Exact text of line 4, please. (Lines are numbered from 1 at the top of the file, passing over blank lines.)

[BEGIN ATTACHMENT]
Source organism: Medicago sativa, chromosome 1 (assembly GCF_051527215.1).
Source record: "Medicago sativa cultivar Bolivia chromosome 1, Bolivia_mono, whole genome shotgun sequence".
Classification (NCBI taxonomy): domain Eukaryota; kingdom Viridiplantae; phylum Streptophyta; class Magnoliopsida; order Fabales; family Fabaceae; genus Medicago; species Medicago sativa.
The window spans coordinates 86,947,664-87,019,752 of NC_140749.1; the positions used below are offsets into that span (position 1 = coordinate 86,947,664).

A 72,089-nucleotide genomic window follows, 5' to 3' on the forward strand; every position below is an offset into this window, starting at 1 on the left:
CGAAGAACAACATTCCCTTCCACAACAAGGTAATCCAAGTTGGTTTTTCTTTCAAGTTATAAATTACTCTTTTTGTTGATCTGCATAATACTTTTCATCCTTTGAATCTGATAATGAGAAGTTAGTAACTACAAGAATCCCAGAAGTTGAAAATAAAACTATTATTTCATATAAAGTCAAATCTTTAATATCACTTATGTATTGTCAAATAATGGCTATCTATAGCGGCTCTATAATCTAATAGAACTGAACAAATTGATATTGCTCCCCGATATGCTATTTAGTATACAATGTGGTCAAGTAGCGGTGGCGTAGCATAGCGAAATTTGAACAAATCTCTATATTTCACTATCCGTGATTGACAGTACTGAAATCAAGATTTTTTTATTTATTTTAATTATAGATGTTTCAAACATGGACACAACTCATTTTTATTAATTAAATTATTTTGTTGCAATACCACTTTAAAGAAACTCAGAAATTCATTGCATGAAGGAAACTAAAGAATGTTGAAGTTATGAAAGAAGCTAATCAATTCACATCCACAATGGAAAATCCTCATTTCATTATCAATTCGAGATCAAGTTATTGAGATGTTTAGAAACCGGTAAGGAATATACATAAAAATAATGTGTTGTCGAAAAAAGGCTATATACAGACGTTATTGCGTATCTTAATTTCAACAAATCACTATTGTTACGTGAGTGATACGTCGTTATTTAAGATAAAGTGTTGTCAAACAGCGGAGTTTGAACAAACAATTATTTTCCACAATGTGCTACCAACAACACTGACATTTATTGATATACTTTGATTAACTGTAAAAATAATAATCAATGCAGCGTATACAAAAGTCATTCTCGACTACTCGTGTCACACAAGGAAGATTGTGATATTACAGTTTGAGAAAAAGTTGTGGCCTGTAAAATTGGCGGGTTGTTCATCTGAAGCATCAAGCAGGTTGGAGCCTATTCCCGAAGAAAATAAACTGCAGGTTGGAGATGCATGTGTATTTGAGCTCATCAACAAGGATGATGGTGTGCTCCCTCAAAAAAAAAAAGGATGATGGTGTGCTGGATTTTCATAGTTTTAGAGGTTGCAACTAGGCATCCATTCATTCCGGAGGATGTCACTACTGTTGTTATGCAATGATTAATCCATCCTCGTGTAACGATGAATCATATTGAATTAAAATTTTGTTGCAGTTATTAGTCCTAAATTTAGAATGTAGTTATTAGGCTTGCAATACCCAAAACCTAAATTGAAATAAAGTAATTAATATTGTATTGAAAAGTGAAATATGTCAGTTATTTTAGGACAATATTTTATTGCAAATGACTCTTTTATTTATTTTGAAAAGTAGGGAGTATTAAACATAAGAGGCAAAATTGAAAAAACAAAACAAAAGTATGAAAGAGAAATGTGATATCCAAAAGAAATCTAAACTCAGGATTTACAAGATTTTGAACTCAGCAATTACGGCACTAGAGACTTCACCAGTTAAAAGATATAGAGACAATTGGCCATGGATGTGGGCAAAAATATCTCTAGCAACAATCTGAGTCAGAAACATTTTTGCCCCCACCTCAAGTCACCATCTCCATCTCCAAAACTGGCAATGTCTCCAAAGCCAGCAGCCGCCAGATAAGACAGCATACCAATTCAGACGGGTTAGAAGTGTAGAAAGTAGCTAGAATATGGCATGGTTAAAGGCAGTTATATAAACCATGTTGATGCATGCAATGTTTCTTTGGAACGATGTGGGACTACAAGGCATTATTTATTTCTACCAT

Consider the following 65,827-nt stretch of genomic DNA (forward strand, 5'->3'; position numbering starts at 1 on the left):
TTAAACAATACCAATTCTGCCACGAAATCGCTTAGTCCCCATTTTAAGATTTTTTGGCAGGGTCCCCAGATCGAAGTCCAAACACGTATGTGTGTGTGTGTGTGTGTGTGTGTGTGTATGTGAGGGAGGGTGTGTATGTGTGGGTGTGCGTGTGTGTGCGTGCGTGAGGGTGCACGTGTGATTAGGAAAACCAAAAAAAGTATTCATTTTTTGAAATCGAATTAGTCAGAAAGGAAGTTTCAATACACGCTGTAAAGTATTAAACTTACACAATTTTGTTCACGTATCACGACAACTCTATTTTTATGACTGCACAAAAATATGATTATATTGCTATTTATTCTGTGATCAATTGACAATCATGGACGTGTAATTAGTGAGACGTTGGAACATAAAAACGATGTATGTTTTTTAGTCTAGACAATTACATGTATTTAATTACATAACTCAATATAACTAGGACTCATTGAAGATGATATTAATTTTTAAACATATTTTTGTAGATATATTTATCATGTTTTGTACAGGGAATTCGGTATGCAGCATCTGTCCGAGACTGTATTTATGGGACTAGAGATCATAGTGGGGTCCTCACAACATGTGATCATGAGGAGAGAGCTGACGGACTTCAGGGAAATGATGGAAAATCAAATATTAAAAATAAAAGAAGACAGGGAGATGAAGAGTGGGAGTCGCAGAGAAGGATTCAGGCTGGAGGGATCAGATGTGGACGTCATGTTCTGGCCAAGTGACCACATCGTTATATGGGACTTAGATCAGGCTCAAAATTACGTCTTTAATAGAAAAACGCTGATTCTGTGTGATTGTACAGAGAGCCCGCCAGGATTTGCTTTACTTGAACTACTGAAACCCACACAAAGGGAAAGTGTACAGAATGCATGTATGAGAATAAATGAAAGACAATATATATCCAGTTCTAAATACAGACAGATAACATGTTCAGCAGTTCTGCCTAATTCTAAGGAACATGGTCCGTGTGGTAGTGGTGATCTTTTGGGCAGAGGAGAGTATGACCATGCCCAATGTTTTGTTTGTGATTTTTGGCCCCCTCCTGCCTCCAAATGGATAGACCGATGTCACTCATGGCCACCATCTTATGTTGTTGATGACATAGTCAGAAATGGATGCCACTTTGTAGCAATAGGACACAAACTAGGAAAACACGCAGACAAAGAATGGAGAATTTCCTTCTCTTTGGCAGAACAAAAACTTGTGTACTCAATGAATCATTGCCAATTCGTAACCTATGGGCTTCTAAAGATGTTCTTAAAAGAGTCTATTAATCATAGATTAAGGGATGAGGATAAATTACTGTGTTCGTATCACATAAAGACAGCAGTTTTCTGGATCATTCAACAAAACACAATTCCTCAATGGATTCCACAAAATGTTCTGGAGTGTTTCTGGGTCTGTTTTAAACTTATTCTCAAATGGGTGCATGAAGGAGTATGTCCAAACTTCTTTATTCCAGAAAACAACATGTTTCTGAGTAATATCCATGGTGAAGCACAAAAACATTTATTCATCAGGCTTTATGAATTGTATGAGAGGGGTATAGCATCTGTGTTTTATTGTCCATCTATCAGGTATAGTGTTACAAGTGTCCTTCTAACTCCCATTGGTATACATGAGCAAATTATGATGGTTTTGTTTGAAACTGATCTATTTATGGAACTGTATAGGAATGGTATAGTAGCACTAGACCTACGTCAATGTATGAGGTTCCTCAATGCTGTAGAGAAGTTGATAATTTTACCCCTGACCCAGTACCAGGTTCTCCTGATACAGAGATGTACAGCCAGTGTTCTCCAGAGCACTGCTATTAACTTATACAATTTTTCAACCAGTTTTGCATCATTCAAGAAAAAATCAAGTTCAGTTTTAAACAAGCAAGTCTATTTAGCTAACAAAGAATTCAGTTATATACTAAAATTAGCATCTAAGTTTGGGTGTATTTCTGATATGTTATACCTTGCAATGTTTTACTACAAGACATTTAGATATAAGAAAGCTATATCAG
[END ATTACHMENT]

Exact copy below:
The window spans coordinates 86,947,664-87,019,752 of NC_140749.1; the positions used below are offsets into that span (position 1 = coordinate 86,947,664).